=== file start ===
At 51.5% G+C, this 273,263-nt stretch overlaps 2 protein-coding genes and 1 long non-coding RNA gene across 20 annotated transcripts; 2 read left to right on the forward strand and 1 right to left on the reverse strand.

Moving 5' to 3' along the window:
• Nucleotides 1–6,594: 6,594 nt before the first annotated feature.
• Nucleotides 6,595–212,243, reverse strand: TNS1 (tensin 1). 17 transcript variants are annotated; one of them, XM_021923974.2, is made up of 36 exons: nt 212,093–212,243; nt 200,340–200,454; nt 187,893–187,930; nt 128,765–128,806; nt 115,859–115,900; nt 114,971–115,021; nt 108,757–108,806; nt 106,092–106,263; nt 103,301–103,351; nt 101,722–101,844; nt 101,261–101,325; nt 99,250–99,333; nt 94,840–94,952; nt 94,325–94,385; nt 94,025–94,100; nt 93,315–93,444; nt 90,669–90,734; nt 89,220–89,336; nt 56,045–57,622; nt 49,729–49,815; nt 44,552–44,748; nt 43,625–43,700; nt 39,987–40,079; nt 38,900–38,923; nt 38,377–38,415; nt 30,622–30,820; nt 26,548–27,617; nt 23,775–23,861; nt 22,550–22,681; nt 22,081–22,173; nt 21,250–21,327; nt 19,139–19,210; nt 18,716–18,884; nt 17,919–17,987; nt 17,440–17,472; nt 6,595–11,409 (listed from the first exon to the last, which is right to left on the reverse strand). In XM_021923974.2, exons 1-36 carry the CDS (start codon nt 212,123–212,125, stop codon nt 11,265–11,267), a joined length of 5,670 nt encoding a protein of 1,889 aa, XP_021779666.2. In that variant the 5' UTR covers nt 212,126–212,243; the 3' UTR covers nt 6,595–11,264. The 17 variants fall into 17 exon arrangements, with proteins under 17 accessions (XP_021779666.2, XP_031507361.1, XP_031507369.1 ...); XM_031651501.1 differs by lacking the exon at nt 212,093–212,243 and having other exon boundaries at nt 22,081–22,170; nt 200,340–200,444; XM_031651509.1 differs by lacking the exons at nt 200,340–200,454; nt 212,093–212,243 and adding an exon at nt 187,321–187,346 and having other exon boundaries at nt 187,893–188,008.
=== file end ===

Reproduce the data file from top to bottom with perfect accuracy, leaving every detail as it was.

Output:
At 51.5% G+C, this 273,263-nt stretch overlaps 2 protein-coding genes and 1 long non-coding RNA gene across 20 annotated transcripts; 2 read left to right on the forward strand and 1 right to left on the reverse strand.

Moving 5' to 3' along the window:
• Nucleotides 1–6,594: 6,594 nt before the first annotated feature.
• Nucleotides 6,595–212,243, reverse strand: TNS1 (tensin 1). 17 transcript variants are annotated; one of them, XM_021923974.2, is made up of 36 exons: nt 212,093–212,243; nt 200,340–200,454; nt 187,893–187,930; nt 128,765–128,806; nt 115,859–115,900; nt 114,971–115,021; nt 108,757–108,806; nt 106,092–106,263; nt 103,301–103,351; nt 101,722–101,844; nt 101,261–101,325; nt 99,250–99,333; nt 94,840–94,952; nt 94,325–94,385; nt 94,025–94,100; nt 93,315–93,444; nt 90,669–90,734; nt 89,220–89,336; nt 56,045–57,622; nt 49,729–49,815; nt 44,552–44,748; nt 43,625–43,700; nt 39,987–40,079; nt 38,900–38,923; nt 38,377–38,415; nt 30,622–30,820; nt 26,548–27,617; nt 23,775–23,861; nt 22,550–22,681; nt 22,081–22,173; nt 21,250–21,327; nt 19,139–19,210; nt 18,716–18,884; nt 17,919–17,987; nt 17,440–17,472; nt 6,595–11,409 (listed from the first exon to the last, which is right to left on the reverse strand). In XM_021923974.2, exons 1-36 carry the CDS (start codon nt 212,123–212,125, stop codon nt 11,265–11,267), a joined length of 5,670 nt encoding a protein of 1,889 aa, XP_021779666.2. In that variant the 5' UTR covers nt 212,126–212,243; the 3' UTR covers nt 6,595–11,264. The 17 variants fall into 17 exon arrangements, with proteins under 17 accessions (XP_021779666.2, XP_031507361.1, XP_031507369.1 ...); XM_031651501.1 differs by lacking the exon at nt 212,093–212,243 and having other exon boundaries at nt 22,081–22,170; nt 200,340–200,444; XM_031651509.1 differs by lacking the exons at nt 200,340–200,454; nt 212,093–212,243 and adding an exon at nt 187,321–187,346 and having other exon boundaries at nt 187,893–188,008.